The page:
Statistical analyses

Statistical evaluation was performed using SPSS 21 for Windows (SPSS, Chicago, IL, USA). Data are presented as mean ± standard deviation. The results of perineal ultrasonography in our study were compared using the paired t-test for normally distributed data and the Wilcoxon test for non-normally distributed data. Two-tailed P < 0.05 was considered statistically significant. We constructed receiver-operator characteristic (ROC) curves to choose cut-off limits of urethral mobility to discriminate between normal and incontinent women.


The mean age in the SUI and NSUI groups was 54.4 ± 9.5 (range, 29–78) and 49.3 ± 10.4 (range, 29–70) years, respectively. Seventy-five percent of women with SUI were vaginally parous [mean parity 2.1 ± 1.4 (range: 1–7)], while 68% of NSUI women were vaginally parous [2.0 ± 1.5 (0–5)]. Body mass index (BMI) was 22.5 ± 3.4 (range: 17.3–29.7 kg/m2) in the SUI group and 22.4 ± 3.1 (17.5–30.2) in the NSUI group (Table 1).

Table 1 Main characteristics of our patients and comparison of general information between groups SUI and NSUI

Based on the 1-h pad test, 73 patients had moderate to severe SUI (> 10 g) and 63 patients had mild SUI (< 10 g). In the moderate to severe SUI group, the mean age was 54 ± 9.4 (33–75) years, mean BMI was 22.7 ± 3.6 (17.8–28.8 kg/m2), mean vaginal parity was 2.1 ± 1.4 (1–7), and mean ICIQ-SF score was 11.9 ± 4.8 (0–21). In the mild SUI group, the mean age was 55 ± 9.7 (29–78) years, mean BMI was 22.6 ± 3.2 (17.3–29.7 kg/m2), mean vaginal parity was 2.1 ± 1.4 (1–7), and mean ICIQ-SF score was 5.9 ± 6.0 (0–17). On the 1 h standardized pad test, women from the moderate to severe group leaked more urine than those from the mild group [30.3 ± 24.3 (10.8–82 g) vs. 3.0 ± 2.4 (0.27–8.7 g); P < 0.05] (Table 2).

Table 2 Main characteristics of our patients and comparison of general information between groups Moderate-severe SUI and Mild SUI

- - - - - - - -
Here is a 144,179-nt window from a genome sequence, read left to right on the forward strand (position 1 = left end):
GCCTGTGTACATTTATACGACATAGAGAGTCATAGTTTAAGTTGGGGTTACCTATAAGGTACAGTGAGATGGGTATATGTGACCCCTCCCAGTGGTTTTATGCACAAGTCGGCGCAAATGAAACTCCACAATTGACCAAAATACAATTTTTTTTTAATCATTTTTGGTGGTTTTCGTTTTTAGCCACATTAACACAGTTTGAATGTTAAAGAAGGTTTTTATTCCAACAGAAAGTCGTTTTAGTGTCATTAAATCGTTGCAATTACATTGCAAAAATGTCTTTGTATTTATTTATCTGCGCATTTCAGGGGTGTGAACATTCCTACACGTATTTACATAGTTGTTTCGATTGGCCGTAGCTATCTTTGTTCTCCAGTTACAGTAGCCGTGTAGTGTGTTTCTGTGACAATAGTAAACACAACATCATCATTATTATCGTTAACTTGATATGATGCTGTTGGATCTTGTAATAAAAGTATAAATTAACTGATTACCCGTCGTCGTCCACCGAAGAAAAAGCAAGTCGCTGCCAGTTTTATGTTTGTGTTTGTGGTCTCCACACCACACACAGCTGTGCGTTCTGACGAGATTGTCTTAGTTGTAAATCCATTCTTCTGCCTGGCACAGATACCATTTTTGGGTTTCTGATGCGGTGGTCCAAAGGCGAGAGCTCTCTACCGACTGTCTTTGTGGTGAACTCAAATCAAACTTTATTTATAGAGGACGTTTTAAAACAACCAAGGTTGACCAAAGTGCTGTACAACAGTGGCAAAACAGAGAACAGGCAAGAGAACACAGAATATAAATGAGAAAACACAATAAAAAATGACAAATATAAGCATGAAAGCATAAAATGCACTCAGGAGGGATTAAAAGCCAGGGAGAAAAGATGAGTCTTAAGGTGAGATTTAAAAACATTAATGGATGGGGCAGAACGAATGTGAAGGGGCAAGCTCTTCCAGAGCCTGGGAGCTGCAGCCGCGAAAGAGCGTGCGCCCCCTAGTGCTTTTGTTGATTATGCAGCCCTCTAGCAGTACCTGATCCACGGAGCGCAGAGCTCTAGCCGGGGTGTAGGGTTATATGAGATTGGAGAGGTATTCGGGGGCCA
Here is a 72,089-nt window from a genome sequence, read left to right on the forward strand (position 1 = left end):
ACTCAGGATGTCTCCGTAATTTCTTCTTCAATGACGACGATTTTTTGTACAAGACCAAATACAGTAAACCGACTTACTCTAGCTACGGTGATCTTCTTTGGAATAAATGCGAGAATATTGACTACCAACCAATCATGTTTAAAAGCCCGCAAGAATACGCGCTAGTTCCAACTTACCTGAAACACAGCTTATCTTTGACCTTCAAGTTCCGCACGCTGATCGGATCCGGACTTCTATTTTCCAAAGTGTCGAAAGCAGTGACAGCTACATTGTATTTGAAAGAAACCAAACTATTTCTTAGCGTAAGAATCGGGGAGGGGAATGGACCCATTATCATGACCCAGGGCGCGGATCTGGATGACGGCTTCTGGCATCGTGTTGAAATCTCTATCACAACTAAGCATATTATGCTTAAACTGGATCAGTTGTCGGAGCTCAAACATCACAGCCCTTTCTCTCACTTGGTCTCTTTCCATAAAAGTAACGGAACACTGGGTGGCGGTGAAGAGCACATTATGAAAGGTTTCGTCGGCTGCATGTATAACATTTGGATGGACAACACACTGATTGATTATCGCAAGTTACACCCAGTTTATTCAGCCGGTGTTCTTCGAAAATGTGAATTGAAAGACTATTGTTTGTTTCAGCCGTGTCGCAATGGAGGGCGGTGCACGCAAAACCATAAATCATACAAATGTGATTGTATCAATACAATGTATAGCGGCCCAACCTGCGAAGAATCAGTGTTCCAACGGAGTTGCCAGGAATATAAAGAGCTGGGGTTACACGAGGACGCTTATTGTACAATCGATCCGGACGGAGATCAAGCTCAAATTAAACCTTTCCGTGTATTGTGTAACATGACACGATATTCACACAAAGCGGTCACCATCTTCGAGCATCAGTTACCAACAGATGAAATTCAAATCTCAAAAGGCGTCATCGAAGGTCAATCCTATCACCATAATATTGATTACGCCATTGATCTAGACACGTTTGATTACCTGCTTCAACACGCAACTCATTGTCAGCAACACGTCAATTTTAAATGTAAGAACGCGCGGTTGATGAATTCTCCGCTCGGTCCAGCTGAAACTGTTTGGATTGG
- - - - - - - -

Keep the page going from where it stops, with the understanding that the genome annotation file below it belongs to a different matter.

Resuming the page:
The mean URA was 25.3 ± 18.4° (1–69.0°) in the SUI group and 26.3 ± 18.5° (1–67.8°) in the NSUI group (P > 0.05). The mean variation in RVA (RVAδ) was significantly higher in the SUI group [21.0 ± 16.5° (−28.5 to 63.5°) vs. 14.7 ± 20.1° (−30.9 to 60.9°); P < 0.05] (Table 3).

Table 3 Comparison of the angle parameters by Perineal ultrasonography between SUI and NSUI groups

Perineal US measurements of the mean mobility of the segmental urethra from the bladder neck (A) to the external urethral orifice (D) are shown in Table 5. The mean mobility of the bladder neck (Point A) was 14.6 ± 7.0 (2.0–33.4) mm in the SUI group and 10.0 ± 4.1 (2.0–22.3) mm in the NSUI group. The same measurements at Points B–D were 11.9 ± 5.6 (3.9–27.5), 8.5 ± 4.9 (0.4–22.5), and 6.8 ± 3.7 (1.3–21.0) mm, respectively, in the SUI group and 8.2 ± 3.4 (2.9–20.0), 7.1 ± 2.7 (0.3–13.9), and 6.1 ± 3.5 (2.2–23.0) mm, respectively, in the NSUI group. There was a generalized change of segmental urethral mobility in the SUI group; however, this only reached significance (vs. NSUI) at Points A, B and C. (Table 4).

Table 4 Comparison of the urethra parameters by Perineal ultrasonography between SUI and NSUI groups

Analysis of the characteristics of Points A, B and C in the two groups showed significant differences in the mean mobility vectors at Point A in the horizontal and vertical direction [9.5 ± 6.3 (SUI) and 6.8 ± 3.9 mm (NSUI); 9.8 ± 1.2 (SUI) and 6.1 ± 3.4 mm (NSUI), respectively, both P < 0.05] and at Point B in the horizontal and vertical direction [6.8 ± 4.0 (SUI) and 5.3 ± 2.9 (NSUI), P > 0.05; 8.9 ± 5.4 (SUI) and 5.3 ± 3.3 (NSUI), P < 0.05] and at Point C in the horizontal and vertical direction [3.8 ± 3.0 (SUI) and 4.0 ± 2.6 (NSUI), P > 0.05; 7.3 ± 4.9 (SUI) and 5.1 ± 3.2 (NSUI), P < 0.05] (Table 5).

Table 5 Comparison of the urethra parameters by Perineal ultrasonography between SUI and NSUI groups

ROC curves for RVA and segmental urethral mobility (Points A and B) were constructed to determine the cut-off values for SUI and NSUI discrimination. In the RVAδ examination, we obtained an ROC area of 0.62 [95% confidence interval (CI) 0.52–0.72] and chose 10.7° as the cut-off point with 72% sensitivity and 54% specificity. Segmental urethral mobility examination resulted in an ROC area of 0.73 (95% CI 0.66–0.81) for Point A, and a cut-off of 10.8 mm provided 71% sensitivity and 68%, specificity. We obtained an ROC area of 0.72 (95% CI 0.76–0.94) for Point B and chose 9.4 mm as the cut-off point with 67% sensitivity and 75% specificity (Fig. 3).

Fig. 3
figure 3

ROC curves (receiver operating curve) analyses of three parameters for predicting stress urinary incontinence by perineal ultrasonography. Point A: the mobility vector distances of A (AMVD); Point B: the mobility vector distances of B (BMVD); RVAδ: the mean variation of retrovesical angle on rest and most effectively Valsalva


In this study, we explored the meaning of segmental urethral mobility of the urethra by perineal US. We found that the mobility in all urethral segments, especially the proximal urethra, along with the RVAδ played a significant role in the pathogenesis of SUI.